Do you know the types of GPS? Or you are certainly no stranger to the term. The Global Positioning System (GPS) is a collection of satellites that provide accurate measurements for determining location, navigation, and time around the world. As one of the first satellite positioning systems, GPS has become an important part of a wide range of global activities, including precision agriculture, autonomous vehicles, sea or air surveys, and defense applications.
In this TransTRACK article, we will explain the concept of GPS, its working principle, the differences between GPS and other satellite systems such as the Global Navigation Satellite System (GNSS).
What is GPS?
GPS is a navigation system using satellites that provides data regarding location and time without being affected by weather conditions to its users. In addition, GPS is also used in navigation on planes, ships, cars and trucks.
Utilization of this system has an important role for both military and civilian users throughout the world. GPS provides services in the form of positioning, navigation and time synchronization in three dimensions directly and continuously throughout the earth.
GPS is a navigation system that uses satellites as its basis, consisting of a series of 24 satellites placed into orbit by the US Department of Defense. Although originally designed for military use, in the 1980s, the government decided to utilize the system for civilian use as well. GPS operates regardless of weather conditions, all over the world, 24 hours a day. There is no subscription fee or arrangement for utilizing the GPS facility.
Types of GPS Trackers
GPS trackers are becoming more and more common every day. Almost all smart phones are now equipped with GPS capabilities. Many companies rely on various forms of GPS technology to manage the movement of products from one location to another. In fact, GPS has further potential such as monitoring volcanic activity or detecting earthquakes.
The following below are the types of GPS trackers that you should know:
The GPS Block IIF satellite is the latest evolution of the global positioning system (GPS) spacecraft designed by Boeing for the benefit of the United States Air Force.
In 1996, the US Air Force and Missile Systems Center placed an order to develop 33 Block IIF GPS Satellites. However, this contract was later amended and their number reduced to 12.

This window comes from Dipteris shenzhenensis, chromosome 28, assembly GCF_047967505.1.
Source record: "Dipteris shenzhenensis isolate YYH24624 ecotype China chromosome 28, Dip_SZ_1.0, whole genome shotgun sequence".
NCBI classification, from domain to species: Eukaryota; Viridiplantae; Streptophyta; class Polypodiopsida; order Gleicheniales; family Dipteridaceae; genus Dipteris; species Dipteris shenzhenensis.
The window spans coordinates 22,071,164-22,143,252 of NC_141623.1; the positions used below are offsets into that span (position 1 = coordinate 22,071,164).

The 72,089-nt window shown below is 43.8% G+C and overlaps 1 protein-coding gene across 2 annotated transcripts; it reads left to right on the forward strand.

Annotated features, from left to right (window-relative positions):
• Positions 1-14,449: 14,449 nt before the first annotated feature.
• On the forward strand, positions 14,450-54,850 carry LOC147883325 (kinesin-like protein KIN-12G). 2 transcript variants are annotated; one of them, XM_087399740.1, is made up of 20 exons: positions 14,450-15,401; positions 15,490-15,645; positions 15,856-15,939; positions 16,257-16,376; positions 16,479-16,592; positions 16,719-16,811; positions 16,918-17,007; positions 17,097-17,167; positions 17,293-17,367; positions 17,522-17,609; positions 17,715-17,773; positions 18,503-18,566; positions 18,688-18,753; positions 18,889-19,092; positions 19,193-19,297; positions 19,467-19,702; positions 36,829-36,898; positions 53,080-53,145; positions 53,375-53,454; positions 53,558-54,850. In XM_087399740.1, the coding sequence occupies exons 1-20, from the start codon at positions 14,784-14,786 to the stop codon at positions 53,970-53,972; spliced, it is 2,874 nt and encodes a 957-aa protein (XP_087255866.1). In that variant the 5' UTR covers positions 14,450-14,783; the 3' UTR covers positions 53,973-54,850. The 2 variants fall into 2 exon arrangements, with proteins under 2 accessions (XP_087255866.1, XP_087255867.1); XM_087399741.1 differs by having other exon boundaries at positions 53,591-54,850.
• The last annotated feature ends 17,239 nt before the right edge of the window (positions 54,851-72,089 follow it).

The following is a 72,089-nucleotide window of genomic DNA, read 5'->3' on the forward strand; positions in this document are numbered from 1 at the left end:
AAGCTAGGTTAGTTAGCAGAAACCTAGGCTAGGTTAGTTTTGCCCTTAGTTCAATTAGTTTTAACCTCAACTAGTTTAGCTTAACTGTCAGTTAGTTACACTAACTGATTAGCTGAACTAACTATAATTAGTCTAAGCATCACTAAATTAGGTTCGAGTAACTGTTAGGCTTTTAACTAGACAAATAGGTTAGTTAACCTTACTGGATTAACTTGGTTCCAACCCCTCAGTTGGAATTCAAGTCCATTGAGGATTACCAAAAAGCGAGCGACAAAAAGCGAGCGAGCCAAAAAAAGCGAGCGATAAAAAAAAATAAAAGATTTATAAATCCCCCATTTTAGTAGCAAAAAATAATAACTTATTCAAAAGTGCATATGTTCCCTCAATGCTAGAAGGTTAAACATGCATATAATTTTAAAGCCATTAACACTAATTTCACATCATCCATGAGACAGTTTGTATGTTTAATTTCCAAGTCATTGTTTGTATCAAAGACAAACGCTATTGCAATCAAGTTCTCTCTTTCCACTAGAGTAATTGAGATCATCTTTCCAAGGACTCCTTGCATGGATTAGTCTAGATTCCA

This satellite was created to replace previous generations, namely the GPS Block I, II, and IIA satellites, which first became operational in 1978. GPS is the largest satellite constellation of the US Department of Defense (DOD) with 31 operational satellites in orbit.
Deliveries of Block IIF satellites began in April 2001 and maintain the continuity of the Global Positioning System constellation, which provides three-dimensional navigation signals day and night non-stop, in all weather, for global use.
GPS IIF presents significant improvements over the previous generation and is able to adapt to the evolving needs of users, including the use of new military or commercial frequencies.
IIF’s 12th GPS satellite was launched via a United Launch Alliance Atlas V rocket in February 2016. It is also the milestone launch of the 50th GPS satellite manufactured by Boeing and placed into orbit for the US Air Force.
This GPS function works based on the starting point and destination you specify, then automatically plans a route.
You can set route planning to go through multiple waypoints if you wish. In addition, in route planning, you can set whether you want to avoid roads at high speed and so on.
In order to provide accurate location information, a GPS receiver needs at least 3 to 5 visible satellites. If you are in a valley or surrounded by tall buildings on both sides of the road, or in dense forest, adequate satellite connectivity may be difficult to obtain.
This may result in not being able to find the location or obtaining only two-dimensional coordinates. Likewise, when in a building, opportunities to update locations may also be hampered.
Some GPS receivers have an additional antenna that can be placed on the windshield or an external antenna that can be placed on the roof. These facilities help increase the possibility of better satellite signal reception.
The endeavor in geographical studies is to identify the location of an object, understand the reason for its existence, trace its development, and observe the changes that have occurred over a period of time. This prompted geographers to investigate the physical and social characteristics of the earth’s surface.
Therefore, the use of GPS becomes important for geographers when exploring various landscapes. Continue reading to gain a further understanding of the various uses of GPS in the context of geographic studies.
This tool provides very precise data, which can be used to generate precise answers regarding natural disaster events, such as earthquakes, landslides, or tsunamis.
Earthquake Tracker GPS
For a GPS receiver to provide useful data on seismic waves, the ground displacement must reach a significant degree. This means that the use of GPS is most effective in the event of an earthquake with a magnitude greater than 6 on the Richter scale.
If GPS data can be accessed in real time (almost instantly), this information can be utilized in an early warning system for earthquakes and tsunamis. The purpose of this system is to warn individuals before tsunami waves from seismic activity reach their area.
The development of GPS types of technology has had a significant impact on various aspects of our lives, from facilitating our daily activities to increasing safety when carrying out outdoor adventures. Whether we are navigating cities, exploring the layers of space or managing farmland, GPS systems have become indispensable tools, giving us the ability to travel, communicate and thrive in an ever-changing world.
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